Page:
|Honeycutt chronicles EWE for Rotarians|
Ouachita Citizen Online Exclusive
Whether you love him or hate him, former Gov. Edwin Edwards will forever dominate Louisiana politics in some form or fashion.
That's according to Leo Honeycutt who, for about an hour last week, provided members of the Monroe Rotary Club with a brief glimpse of the life of Edwards from a young, inspiring attorney through his days in the political realm.
More than 100 attended the luncheon where Honeycutt, author of Edwin Edwards: Governor of Louisiana, presented an intimate look at Edwards' life through personal pictures.
When Edwards was 13, his grandmother died, and he stayed with his grandfather to take care of him.
"I don't know of many 13-year-olds who would do that today, but Edwin Edwards went there and he cooked and cleaned for him," Honeycutt said. "Back then he really developed a kinship and heart for people who had to survive with the death of a spouse, not to mention being elderly."
Edwards graduated high school when he was 16 and immediately enrolled into LSU. After about a year at LSU, he enlisted in the Navy during World War II.
"They were destined to try and go out to the Pacific theatre, but then we dropped the bomb in August 1945," Honeycutt said. "He showed up for class with 50 cadets and the sergeant says, 'Y'all go home, the war's over.' Edwin Edwards says, 'We're almost finished with the course, wouldn't it be nice to get our pilot's license?'"
His sergeant firmly repeated, "go home, the war's over," Honeycutt said. "He learned about government programs and their efficiency."
Edwards returned to LSU and graduated in 1949 with a law degree.
Three weeks after he graduated he married his high school sweetheart, Elaine. Their first child, Anna, was born in 1950.
"He realized early on that he was going to have to get involved in things because he saw things he wanted to change ever since he was a kid," Honeycutt said.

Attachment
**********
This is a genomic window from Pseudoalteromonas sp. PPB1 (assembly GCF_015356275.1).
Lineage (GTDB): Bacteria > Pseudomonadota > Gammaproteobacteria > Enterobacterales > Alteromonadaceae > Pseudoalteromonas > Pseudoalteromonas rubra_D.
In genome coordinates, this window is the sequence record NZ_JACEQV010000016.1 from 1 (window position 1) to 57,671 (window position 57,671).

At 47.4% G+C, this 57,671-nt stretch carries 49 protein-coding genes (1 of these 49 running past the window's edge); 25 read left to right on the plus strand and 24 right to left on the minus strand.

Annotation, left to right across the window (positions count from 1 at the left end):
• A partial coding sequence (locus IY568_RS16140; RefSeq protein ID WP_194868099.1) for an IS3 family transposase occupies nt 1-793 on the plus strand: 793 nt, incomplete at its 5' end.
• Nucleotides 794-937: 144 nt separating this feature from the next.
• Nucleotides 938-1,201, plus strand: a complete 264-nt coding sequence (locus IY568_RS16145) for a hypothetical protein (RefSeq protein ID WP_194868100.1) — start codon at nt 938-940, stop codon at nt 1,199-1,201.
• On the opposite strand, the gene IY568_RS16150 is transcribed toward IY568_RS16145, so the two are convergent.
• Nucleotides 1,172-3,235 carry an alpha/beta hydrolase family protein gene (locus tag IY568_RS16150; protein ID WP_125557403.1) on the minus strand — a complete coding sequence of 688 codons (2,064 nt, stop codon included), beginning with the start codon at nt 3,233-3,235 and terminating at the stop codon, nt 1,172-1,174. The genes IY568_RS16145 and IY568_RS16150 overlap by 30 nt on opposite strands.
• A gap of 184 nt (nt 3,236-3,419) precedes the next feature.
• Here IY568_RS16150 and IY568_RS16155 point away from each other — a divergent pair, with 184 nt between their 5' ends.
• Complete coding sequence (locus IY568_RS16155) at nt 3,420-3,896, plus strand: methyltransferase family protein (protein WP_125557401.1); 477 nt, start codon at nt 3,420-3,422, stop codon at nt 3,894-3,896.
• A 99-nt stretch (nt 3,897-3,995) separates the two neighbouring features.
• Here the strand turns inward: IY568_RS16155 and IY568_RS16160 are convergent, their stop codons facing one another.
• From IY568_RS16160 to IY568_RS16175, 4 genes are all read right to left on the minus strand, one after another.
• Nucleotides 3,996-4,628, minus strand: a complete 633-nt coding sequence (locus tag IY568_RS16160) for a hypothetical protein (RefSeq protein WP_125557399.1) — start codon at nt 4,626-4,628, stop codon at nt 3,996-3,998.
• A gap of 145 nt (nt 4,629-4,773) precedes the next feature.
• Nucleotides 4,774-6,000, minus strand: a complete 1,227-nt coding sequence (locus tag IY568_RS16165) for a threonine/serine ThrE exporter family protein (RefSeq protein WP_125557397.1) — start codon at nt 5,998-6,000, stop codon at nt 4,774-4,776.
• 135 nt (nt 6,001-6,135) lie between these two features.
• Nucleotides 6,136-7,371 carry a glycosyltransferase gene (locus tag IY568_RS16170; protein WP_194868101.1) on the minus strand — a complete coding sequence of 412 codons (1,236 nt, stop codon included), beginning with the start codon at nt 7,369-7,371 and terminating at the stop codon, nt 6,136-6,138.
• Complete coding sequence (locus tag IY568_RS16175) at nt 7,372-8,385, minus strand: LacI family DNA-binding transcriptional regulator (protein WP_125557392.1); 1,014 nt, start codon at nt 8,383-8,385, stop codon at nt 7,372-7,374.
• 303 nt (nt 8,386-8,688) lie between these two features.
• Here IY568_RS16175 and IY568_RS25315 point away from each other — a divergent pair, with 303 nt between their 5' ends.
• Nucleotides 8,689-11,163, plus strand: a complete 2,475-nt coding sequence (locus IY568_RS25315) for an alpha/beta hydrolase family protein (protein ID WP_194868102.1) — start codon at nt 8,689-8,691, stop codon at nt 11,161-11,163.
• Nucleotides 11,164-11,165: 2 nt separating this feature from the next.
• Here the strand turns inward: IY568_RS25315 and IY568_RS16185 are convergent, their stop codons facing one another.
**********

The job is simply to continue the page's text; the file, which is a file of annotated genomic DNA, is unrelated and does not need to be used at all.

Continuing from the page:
Edwards returned to hometown Marksville to establish a law practice, but when he got there, "the other attorneys tell him there's too many attorneys here already. We don't want you."
So, Edwards ventured to Crowley, his wife's hometown, where he looked in the telephone book and found there were 12 attorneys in a community of 25,000 people.
"He thought he'd hit the jackpot," Honeycutt said. "Well, they moved to Crowley and he set up his practice, and what happened is the phone book was published again and he found out they left out 25 attorneys from the previous phone book."
Edwards begins his political career in 1954 with his election to the Crowley City Council. Ten years later he was elected to the state Senate where served alongside Monroe Sen. Jamar Adcock.
After U.S. Rep. T.A. Thompson of Ville Platte died in a car accident, Edwards was elected in a special election to Thompson's seat in Congress. Edwards served in the House of Representatives from 1965 until 1972 when he began serving his first of four terms as governor.
During his time as a member of the U.S. House, Edwards developed a relationship with President Lyndon Johnson, Honeycutt said.
"He loved to tell the story of going to a picnic with LBJ on a hot August day," Honeycutt continued. "One thing the president really loved back then was ribs. He said the closer he got to the president, he saw this big plate of ribs. The closer he got the more he realized the ribs were somewhat covered in flies," Honeycutt said. "So, immediately, the president says, 'Here, Edwards, take a rib.' Gov. Edwards has always been very fastidious about his food, and he says, 'No thank you, Mr. President, I've had lunch, but I'll have desert later.' He says he'll never forget it … the president of the United States then takes a rib, shakes the flies off it and eats it."